FH Poll Position - Week Two

Welcome to the second edition of FH POLL POSITION, your weekly email update from FleishmanHillard’s Public Affairs team in London.


As ever, we look first to the polls. There has been slight movement to Labour, but overall no side has pulled ahead significantly and due to the margin of error anyone could take the lead. The mood amongst the major parties this week has been relatively buoyant, with the exception of UKIP who have seen a further squeeze on their vote and the real possibility that Farage may not win the South Thanet Seat. Labour has been boosted by a series of positive polls which puts them – just – ahead of the Conservatives in the poll of polls. On top of this Lord Ashcroft’s polls of marginal seats have shown that the Labour still is pulling away from the Conservatives in the seats that matter. To compound this result the polling has shown that in the marginals Labour is winning the “ground war” with on average 10% more people receiving campaigning material from Labour as from the Conservatives. With the polls so tight, this could cost the Conservatives the election.

Last week’s leadership debate did not move the polls, so next week we are looking to the launch of the main parties manifestos. Will these give the parties the spurt they need to draw ahead, or will this campaign be remembered for both parties staying neck and neck. The only thing we can predict in this race is that whoever we wake up with on May 8th may not be the party we went to bed with….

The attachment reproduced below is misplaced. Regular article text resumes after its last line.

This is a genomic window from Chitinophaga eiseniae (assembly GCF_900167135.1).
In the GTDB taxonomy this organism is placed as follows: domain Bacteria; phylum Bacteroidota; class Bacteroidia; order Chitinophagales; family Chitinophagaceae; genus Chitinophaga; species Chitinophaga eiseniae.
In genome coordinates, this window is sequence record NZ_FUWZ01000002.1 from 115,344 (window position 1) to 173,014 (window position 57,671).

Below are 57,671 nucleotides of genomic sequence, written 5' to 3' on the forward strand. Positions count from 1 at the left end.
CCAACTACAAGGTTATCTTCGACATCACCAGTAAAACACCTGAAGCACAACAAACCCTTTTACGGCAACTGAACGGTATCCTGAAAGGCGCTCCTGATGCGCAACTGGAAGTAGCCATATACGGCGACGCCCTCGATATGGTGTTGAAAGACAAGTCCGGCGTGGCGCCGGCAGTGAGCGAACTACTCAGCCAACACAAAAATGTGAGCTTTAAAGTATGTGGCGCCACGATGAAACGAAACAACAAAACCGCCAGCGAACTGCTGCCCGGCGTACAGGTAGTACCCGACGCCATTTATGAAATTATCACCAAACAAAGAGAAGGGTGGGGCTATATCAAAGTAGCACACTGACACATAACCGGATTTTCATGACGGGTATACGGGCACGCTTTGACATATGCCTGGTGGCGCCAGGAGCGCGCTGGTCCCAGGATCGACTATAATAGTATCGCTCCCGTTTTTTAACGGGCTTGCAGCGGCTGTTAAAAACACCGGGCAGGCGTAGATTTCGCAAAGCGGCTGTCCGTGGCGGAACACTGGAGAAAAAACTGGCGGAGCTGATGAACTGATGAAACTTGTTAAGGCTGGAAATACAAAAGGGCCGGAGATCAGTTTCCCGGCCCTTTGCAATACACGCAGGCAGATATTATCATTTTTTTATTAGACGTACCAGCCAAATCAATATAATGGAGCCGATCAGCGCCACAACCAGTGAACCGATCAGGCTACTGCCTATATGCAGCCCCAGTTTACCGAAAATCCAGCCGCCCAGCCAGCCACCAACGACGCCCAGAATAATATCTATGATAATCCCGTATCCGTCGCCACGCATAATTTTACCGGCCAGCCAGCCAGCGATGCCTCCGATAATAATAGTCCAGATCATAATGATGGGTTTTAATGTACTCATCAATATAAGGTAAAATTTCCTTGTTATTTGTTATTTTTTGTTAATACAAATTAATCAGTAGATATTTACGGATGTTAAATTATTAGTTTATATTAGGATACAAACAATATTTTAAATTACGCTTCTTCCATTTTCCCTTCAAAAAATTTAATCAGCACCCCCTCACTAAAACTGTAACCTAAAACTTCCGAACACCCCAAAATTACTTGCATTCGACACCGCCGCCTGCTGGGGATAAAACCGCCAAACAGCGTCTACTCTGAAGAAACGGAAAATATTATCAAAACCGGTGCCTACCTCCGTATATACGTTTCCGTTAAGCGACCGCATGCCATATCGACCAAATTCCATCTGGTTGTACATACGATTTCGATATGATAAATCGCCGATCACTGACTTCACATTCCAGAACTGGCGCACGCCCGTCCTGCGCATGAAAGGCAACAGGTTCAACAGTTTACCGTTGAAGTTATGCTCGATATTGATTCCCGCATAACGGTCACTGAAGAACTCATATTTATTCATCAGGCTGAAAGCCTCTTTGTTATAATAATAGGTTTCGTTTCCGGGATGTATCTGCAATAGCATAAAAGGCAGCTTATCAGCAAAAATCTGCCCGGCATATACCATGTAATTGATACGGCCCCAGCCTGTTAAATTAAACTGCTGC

Poll of polls 2


While the media have been obsessing with the latest manoeuvers of the SNP, another force has been developing – this time in Ireland. The Democratic Unionist Party (DUP) have been quietly building their strength and securing their own position ahead of potential coalition dealings – it seems with the support of the Conservatives. The DUP currently have 8 seats and have agreed a joint Ulster Unionist Party/DUP candidate in another four constituencies.  This will help them bolster their chances to gain more seats. Interestingly the Conservatives, who unlike Labour, actually stand candidates in Northern Ireland, are only contesting 16 of the 18 Northern Irish seats. The two seats they are not fighting, Belfast North and Fermanagh and South Tyrone, are two of the seats in which there is a unionist alliance. Although the Conservatives were never going to win these seats, this suggests that the Conservatives are clearly looking to the DUP to support them after the election, and want to boost their chances of taking and keeping seats, in the hope that they will return the favour in the long days of negotiations.